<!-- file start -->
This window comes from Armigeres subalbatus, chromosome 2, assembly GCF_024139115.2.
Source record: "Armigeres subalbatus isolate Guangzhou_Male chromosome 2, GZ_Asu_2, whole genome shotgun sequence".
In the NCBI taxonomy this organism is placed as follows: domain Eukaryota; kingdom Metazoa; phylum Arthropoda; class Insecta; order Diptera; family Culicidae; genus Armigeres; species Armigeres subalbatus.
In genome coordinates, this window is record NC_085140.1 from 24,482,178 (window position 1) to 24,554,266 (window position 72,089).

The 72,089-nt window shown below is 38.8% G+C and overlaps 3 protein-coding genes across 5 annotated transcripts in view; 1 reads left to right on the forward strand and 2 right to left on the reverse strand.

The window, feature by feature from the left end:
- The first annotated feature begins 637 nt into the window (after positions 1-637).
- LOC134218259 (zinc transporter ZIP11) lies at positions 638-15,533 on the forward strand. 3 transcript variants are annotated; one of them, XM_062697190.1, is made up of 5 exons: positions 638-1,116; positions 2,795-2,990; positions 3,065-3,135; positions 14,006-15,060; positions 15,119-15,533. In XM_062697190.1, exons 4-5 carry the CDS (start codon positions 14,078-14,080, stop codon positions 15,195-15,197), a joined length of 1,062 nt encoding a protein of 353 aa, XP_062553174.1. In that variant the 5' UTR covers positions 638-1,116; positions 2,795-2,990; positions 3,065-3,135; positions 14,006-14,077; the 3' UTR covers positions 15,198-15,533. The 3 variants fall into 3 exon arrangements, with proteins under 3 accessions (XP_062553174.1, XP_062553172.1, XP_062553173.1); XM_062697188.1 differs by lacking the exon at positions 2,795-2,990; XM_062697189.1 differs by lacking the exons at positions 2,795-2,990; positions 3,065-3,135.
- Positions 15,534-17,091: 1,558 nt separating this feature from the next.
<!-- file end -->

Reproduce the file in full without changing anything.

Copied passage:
This window comes from Armigeres subalbatus, chromosome 2, assembly GCF_024139115.2.
Source record: "Armigeres subalbatus isolate Guangzhou_Male chromosome 2, GZ_Asu_2, whole genome shotgun sequence".
In the NCBI taxonomy this organism is placed as follows: domain Eukaryota; kingdom Metazoa; phylum Arthropoda; class Insecta; order Diptera; family Culicidae; genus Armigeres; species Armigeres subalbatus.
In genome coordinates, this window is record NC_085140.1 from 24,482,178 (window position 1) to 24,554,266 (window position 72,089).

The 72,089-nt window shown below is 38.8% G+C and overlaps 3 protein-coding genes across 5 annotated transcripts in view; 1 reads left to right on the forward strand and 2 right to left on the reverse strand.

The window, feature by feature from the left end:
- The first annotated feature begins 637 nt into the window (after positions 1-637).
- LOC134218259 (zinc transporter ZIP11) lies at positions 638-15,533 on the forward strand. 3 transcript variants are annotated; one of them, XM_062697190.1, is made up of 5 exons: positions 638-1,116; positions 2,795-2,990; positions 3,065-3,135; positions 14,006-15,060; positions 15,119-15,533. In XM_062697190.1, exons 4-5 carry the CDS (start codon positions 14,078-14,080, stop codon positions 15,195-15,197), a joined length of 1,062 nt encoding a protein of 353 aa, XP_062553174.1. In that variant the 5' UTR covers positions 638-1,116; positions 2,795-2,990; positions 3,065-3,135; positions 14,006-14,077; the 3' UTR covers positions 15,198-15,533. The 3 variants fall into 3 exon arrangements, with proteins under 3 accessions (XP_062553174.1, XP_062553172.1, XP_062553173.1); XM_062697188.1 differs by lacking the exon at positions 2,795-2,990; XM_062697189.1 differs by lacking the exons at positions 2,795-2,990; positions 3,065-3,135.
- Positions 15,534-17,091: 1,558 nt separating this feature from the next.